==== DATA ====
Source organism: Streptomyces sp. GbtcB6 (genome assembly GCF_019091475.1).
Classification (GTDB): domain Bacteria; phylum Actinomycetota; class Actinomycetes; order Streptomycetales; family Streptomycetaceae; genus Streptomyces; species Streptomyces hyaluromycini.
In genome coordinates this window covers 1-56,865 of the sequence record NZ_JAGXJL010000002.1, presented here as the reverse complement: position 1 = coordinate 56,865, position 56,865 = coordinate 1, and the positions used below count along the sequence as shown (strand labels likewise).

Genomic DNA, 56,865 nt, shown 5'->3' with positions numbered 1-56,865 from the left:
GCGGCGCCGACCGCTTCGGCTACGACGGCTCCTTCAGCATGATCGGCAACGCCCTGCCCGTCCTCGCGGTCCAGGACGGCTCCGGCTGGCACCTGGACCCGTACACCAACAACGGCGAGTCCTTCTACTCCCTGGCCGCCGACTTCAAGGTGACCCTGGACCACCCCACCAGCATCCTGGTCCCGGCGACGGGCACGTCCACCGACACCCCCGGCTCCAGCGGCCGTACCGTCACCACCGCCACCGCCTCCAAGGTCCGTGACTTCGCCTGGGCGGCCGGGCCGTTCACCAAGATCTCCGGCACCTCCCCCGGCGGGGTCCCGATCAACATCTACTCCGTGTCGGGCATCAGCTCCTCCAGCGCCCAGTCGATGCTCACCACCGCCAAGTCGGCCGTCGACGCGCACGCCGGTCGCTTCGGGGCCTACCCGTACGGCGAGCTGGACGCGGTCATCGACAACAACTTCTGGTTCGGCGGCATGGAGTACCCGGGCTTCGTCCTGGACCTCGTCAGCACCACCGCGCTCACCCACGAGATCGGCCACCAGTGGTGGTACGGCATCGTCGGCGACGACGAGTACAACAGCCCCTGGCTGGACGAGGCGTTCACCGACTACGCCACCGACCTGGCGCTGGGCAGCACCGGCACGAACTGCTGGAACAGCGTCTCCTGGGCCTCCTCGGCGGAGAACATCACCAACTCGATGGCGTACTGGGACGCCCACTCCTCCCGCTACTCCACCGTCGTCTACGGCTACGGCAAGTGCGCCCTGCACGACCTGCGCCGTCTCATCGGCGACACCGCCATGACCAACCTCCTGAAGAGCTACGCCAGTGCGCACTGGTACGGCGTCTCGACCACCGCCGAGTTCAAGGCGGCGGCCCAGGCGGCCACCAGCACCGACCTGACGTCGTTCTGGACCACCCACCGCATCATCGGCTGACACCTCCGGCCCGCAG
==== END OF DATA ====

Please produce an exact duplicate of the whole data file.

Source organism: Streptomyces sp. GbtcB6 (genome assembly GCF_019091475.1).
Classification (GTDB): domain Bacteria; phylum Actinomycetota; class Actinomycetes; order Streptomycetales; family Streptomycetaceae; genus Streptomyces; species Streptomyces hyaluromycini.
In genome coordinates this window covers 1-56,865 of the sequence record NZ_JAGXJL010000002.1, presented here as the reverse complement: position 1 = coordinate 56,865, position 56,865 = coordinate 1, and the positions used below count along the sequence as shown (strand labels likewise).

Genomic DNA, 56,865 nt, shown 5'->3' with positions numbered 1-56,865 from the left:
GCGGCGCCGACCGCTTCGGCTACGACGGCTCCTTCAGCATGATCGGCAACGCCCTGCCCGTCCTCGCGGTCCAGGACGGCTCCGGCTGGCACCTGGACCCGTACACCAACAACGGCGAGTCCTTCTACTCCCTGGCCGCCGACTTCAAGGTGACCCTGGACCACCCCACCAGCATCCTGGTCCCGGCGACGGGCACGTCCACCGACACCCCCGGCTCCAGCGGCCGTACCGTCACCACCGCCACCGCCTCCAAGGTCCGTGACTTCGCCTGGGCGGCCGGGCCGTTCACCAAGATCTCCGGCACCTCCCCCGGCGGGGTCCCGATCAACATCTACTCCGTGTCGGGCATCAGCTCCTCCAGCGCCCAGTCGATGCTCACCACCGCCAAGTCGGCCGTCGACGCGCACGCCGGTCGCTTCGGGGCCTACCCGTACGGCGAGCTGGACGCGGTCATCGACAACAACTTCTGGTTCGGCGGCATGGAGTACCCGGGCTTCGTCCTGGACCTCGTCAGCACCACCGCGCTCACCCACGAGATCGGCCACCAGTGGTGGTACGGCATCGTCGGCGACGACGAGTACAACAGCCCCTGGCTGGACGAGGCGTTCACCGACTACGCCACCGACCTGGCGCTGGGCAGCACCGGCACGAACTGCTGGAACAGCGTCTCCTGGGCCTCCTCGGCGGAGAACATCACCAACTCGATGGCGTACTGGGACGCCCACTCCTCCCGCTACTCCACCGTCGTCTACGGCTACGGCAAGTGCGCCCTGCACGACCTGCGCCGTCTCATCGGCGACACCGCCATGACCAACCTCCTGAAGAGCTACGCCAGTGCGCACTGGTACGGCGTCTCGACCACCGCCGAGTTCAAGGCGGCGGCCCAGGCGGCCACCAGCACCGACCTGACGTCGTTCTGGACCACCCACCGCATCATCGGCTGACACCTCCGGCCCGCAG